- Bumps or growths. Occasionally, you may feel a small bump or growth on the side of your cervix. This could be a cervical polyp or something called a Nabothian cyst. Both of these changes are harmless, but it is still a good idea to visit your doctor to rule out more serious conditions, especially if you have other abnormal symptoms.
- Changes in cervical mucus. Most women will get a vaginal infection at some point in their lives. If you have a vaginal infection, such as a yeast infection or bacterial vaginitis, you may notice abnormal changes in the consistency of your cervical mucus. Yeast infections cause thick, cottage-cheese-like discharge, while bacterial vaginitis causes thin, watery, grey discharge with a fishy smell. While it is less common, you could also get an infection called trichomoniasis, which causes frothy, greenish-yellow discharge.
- Abnormal bleeding. Bleeding between periods, often called spotting, is considered abnormal. The most common cause of abnormal bleeding is hormonal birth control use, as spotting can be a side effect of these medications. However, bleeding from the cervix could also indicate a sexually transmitted infection (STI) or, more rarely, cervical cancer. Cervical cancer is most commonly diagnosed between the ages of 35 and 44 and may be more likely if you have a family history.
If you notice any of these abnormal changes, schedule an appointment with your doctor. They may want to run tests for vaginal infections, STIs, and/or cervical cancer to ensure that your symptoms are not due to a serious medical condition.
How to Check Your Cervix
It takes practice to locate your cervix and notice the subtle changes it undergoes throughout your menstrual cycle, but doing so can help you better understand your menstrual cycle, fertility, and overall health.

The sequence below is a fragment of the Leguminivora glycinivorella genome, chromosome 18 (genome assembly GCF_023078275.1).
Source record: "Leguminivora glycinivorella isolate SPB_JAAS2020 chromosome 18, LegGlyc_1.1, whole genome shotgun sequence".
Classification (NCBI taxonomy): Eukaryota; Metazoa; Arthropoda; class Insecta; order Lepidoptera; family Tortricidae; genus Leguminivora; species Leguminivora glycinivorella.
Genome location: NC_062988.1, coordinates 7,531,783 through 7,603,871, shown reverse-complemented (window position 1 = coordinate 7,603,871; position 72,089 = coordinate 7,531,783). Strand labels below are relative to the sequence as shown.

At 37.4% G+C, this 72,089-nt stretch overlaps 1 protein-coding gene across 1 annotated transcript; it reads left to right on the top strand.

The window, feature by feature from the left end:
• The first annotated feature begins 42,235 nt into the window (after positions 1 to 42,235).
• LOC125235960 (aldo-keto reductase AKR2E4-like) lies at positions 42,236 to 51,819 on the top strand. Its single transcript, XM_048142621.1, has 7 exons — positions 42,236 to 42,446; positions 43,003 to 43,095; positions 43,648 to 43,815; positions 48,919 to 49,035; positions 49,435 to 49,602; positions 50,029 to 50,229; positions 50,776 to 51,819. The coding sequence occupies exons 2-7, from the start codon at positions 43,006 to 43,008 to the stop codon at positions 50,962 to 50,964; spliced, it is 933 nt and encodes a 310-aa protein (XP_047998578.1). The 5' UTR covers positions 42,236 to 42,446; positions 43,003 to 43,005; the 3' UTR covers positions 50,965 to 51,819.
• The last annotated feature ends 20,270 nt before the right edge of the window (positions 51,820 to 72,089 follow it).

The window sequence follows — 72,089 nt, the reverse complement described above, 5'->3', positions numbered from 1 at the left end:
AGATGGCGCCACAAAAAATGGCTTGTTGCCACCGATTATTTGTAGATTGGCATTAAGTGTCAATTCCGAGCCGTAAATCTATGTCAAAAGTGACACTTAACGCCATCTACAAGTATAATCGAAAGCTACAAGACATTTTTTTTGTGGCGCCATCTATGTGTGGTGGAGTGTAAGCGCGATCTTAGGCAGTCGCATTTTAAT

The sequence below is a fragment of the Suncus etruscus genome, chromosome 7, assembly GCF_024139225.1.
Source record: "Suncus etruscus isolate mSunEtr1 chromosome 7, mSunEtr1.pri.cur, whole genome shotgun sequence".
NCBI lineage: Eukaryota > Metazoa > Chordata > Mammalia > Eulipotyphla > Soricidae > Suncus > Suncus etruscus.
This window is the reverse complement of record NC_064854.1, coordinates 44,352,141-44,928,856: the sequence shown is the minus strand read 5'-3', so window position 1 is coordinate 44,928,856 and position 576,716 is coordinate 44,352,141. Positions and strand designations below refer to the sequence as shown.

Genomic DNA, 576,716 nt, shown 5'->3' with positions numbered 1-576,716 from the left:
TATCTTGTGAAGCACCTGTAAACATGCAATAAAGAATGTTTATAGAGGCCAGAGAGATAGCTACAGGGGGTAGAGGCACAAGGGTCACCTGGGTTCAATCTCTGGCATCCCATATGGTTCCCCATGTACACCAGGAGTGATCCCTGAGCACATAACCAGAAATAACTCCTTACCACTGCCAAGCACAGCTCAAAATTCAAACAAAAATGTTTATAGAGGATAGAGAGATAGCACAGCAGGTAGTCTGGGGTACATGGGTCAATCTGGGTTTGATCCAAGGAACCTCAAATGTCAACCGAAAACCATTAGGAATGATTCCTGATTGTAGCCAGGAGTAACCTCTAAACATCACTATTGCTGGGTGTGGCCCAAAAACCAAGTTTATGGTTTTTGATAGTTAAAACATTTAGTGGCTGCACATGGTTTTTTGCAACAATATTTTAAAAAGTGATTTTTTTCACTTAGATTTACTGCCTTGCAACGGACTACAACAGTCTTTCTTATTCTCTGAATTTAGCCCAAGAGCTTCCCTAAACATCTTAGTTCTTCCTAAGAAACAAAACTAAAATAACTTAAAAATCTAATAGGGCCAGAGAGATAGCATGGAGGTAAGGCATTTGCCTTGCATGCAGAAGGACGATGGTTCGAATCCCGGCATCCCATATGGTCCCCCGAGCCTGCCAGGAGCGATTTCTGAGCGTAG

Depending on why you are checking your cervix, you may want to check it anywhere from once a month to twice a day. You should check it up to two times per day if you are charting your cervical changes in order to conceive or as a form of birth control. If you’re just checking to make sure there are no abnormalities, then once a month is fine.
Showering, bathing, or using the bathroom offers a private, quiet moment for you to feel for your cervix. When you check your cervix, you should always take note of the way it feels and any secretions it produces. You can keep a chart of your findings, which can help you better understand your menstrual cycle over time.
Here is how to check your cervix at home:
Step One: Prepare
When preparing to check your cervix, it’s important to make sure your hands are clean and well-groomed. You’ll want to wash your hands well and trim and file any sharp edges on your fingernails to prevent spreading bacteria or cutting yourself while feeling for your cervix.
Step Two: Get Into Position
It’s important that you are comfortable and relaxed so that you do not experience pain while checking your cervix. Start with the position you use to insert a tampon. If you do not use tampons, many women find that squatting, laying down, or standing with one leg on the edge of the bathtub works well. It may take a few tries to find the most comfortable position for you.
Step Three: Gently Insert a Finger